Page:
Federal IR Reform – Update

Remainder of Closing Loopholes Bill Passed Parliament

The remainder of the Federal Government’s controversial Fair Work Amendment (Closing Loopholes) Bill 2023 (the Bill), including “intractable bargaining” provisions and changes to casual employment, has passed Parliament. However, in the Government’s rush to pass the Greens’ “right to disconnect” laws, an additional amendment will be needed before the laws come into effect in about six months.

Key Changes

The changes to the amended Bill (No. 2) that have passed include:

  • Intractable Bargaining Workplace Determinations whereby the Fair Work Commission (FWC) can intervene in a deadlocked dispute between a union and an employer. Intractable Bargaining Workplace Determinations establishes the terms and conditions of employment in place of an enterprise agreement. The FWC may make an intractable bargaining declaration if:
    • it is after the end of the minimum bargaining period;
    • the FWC is satisfied that:
      • it has dealt with the dispute about the agreement under section 240 of the FW Act and the applicant participated in this process;
      • there is no reasonable prospect of agreement being reached if the FWC does not make the declaration;
      • it is reasonable in all the circumstances to make the declaration, taking into account the views of all of the bargaining representatives;
  • narrowing the definition of casual employment and implementing anti-avoidance provisions with significant financial penalties;
  • creating a new definition of “employment” which will make it more difficult to differentiate between contractors and employees;
  • minimum standards for “employee-like” forms of work in the gig economy and the road transport industry; and
  • developing a single national framework for labour hire regulation.

Additional Changes

Other changes include:

  • franchisees’ access to single-enterprise bargaining;
  • transitioning from multi-EAs;
  • model terms for EAs;
  • union delegate rights for independent contractors;
  • sham arrangements;
  • right of entry;
  • civil penalties;
  • compliance notices; and
  • withdrawals from amalgamations of RO’s.

Right to Disconnect

The “right to disconnect” refers to a new workplace right for employees “to disconnect” and not respond to their employer after or outside work hours. Specifically, the two rights for employees include:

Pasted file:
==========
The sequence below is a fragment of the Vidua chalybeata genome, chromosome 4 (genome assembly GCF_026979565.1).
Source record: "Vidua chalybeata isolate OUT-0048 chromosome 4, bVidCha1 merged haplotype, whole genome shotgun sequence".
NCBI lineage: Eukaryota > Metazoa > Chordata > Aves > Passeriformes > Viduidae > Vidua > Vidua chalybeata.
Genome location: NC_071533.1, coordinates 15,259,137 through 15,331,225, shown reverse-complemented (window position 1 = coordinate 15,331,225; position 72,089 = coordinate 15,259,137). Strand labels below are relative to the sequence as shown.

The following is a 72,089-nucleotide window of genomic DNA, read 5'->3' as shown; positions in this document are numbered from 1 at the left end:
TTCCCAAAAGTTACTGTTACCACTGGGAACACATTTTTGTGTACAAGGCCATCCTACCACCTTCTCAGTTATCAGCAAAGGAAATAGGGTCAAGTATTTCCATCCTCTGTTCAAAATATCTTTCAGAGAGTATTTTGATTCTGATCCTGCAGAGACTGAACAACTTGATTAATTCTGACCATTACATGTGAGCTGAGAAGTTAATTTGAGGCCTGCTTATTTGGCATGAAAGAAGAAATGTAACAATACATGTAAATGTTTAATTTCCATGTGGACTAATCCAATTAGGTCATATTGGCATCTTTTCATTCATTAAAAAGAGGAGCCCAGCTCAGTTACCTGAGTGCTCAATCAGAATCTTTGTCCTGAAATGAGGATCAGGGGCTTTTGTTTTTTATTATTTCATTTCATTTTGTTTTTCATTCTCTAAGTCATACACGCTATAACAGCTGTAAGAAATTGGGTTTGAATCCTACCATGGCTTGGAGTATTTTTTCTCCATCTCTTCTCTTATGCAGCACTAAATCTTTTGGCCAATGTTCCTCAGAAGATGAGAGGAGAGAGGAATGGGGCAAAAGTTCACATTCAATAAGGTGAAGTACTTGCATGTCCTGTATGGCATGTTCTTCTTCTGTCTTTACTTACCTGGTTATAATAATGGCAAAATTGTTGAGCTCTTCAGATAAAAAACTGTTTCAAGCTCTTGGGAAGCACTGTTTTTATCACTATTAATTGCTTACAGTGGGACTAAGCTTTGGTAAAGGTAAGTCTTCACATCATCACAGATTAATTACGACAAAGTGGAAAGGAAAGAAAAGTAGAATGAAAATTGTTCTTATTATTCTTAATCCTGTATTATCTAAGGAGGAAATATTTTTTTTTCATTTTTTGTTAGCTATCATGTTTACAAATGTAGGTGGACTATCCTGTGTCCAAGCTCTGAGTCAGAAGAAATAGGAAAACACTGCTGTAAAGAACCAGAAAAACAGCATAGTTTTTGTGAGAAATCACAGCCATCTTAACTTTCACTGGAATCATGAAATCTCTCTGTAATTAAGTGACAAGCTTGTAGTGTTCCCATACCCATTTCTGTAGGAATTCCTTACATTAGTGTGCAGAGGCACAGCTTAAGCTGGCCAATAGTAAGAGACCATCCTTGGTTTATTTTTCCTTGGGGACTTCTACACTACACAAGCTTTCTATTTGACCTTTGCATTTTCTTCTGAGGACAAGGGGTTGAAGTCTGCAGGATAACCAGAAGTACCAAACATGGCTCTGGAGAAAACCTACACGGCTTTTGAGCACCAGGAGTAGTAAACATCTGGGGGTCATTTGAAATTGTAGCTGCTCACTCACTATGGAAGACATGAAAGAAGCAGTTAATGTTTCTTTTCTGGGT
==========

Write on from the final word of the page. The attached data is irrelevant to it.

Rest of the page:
• an employee may refuse to monitor, read or respond to contact, or attempted contact, from an employer outside of the employee’s working hours unless the refusal is unreasonable; and 
  • an employee may refuse to monitor, read or respond to contact, or attempted contact, from a third party if the contact or attempted contact relates to their work and is outside of the employee’s working hours unless the refusal is unreasonable. 

                                                                                                                                                                              The “right to disconnect” laws, which would legally prevent employers from contacting their staff outside of office hours, will require another vote after the Government failed to include the amendment in the. that employers will not be found to be criminally liable if they contravene a FWC right to disconnect order.

ACCI Advocacy to Improve the Bill

The Australian Chamber of Commerce and Industry (ACCI) which CCIWA is part of, has advocated successfully to implement a number of improvements to the Bill that will be implemented into the new laws.

These improvements relevantly include:

  • A clearer definition of casual employment that will provide more certainty to employers.
  • Providing businesses with the ability to provide ‘fair and reasonable grounds’ to decline a casual employee’s request to convert to permanent employment.
  • Repealing the existing requirement on businesses to offer conversion and providing a single legislated pathway for casuals to convert to permanent employment. reducing the administrative burden on employers.

                                                                                                                                                                      Narrowing of the definition of ‘employee-like’, ensuring that tradespersons and independent small businesses are less likely to be captured by a minimum standards order.

Written By Michael Franzone – Associate, Workplace Consulting

CCIWA, Business Law WA and REEFWA has taken all reasonable care in preparing this document. The contents of this document do not constitute legal advice and should not be relied upon as such. Specific advice for your situation should be sought from CCIWA, Business Law WA or a professional adviser before any action is taken. Neither REEFWA, CCIWA nor Business Law WA accept responsibility for any claim that arises from any person acting or refraining from acting on the information contained in this document.

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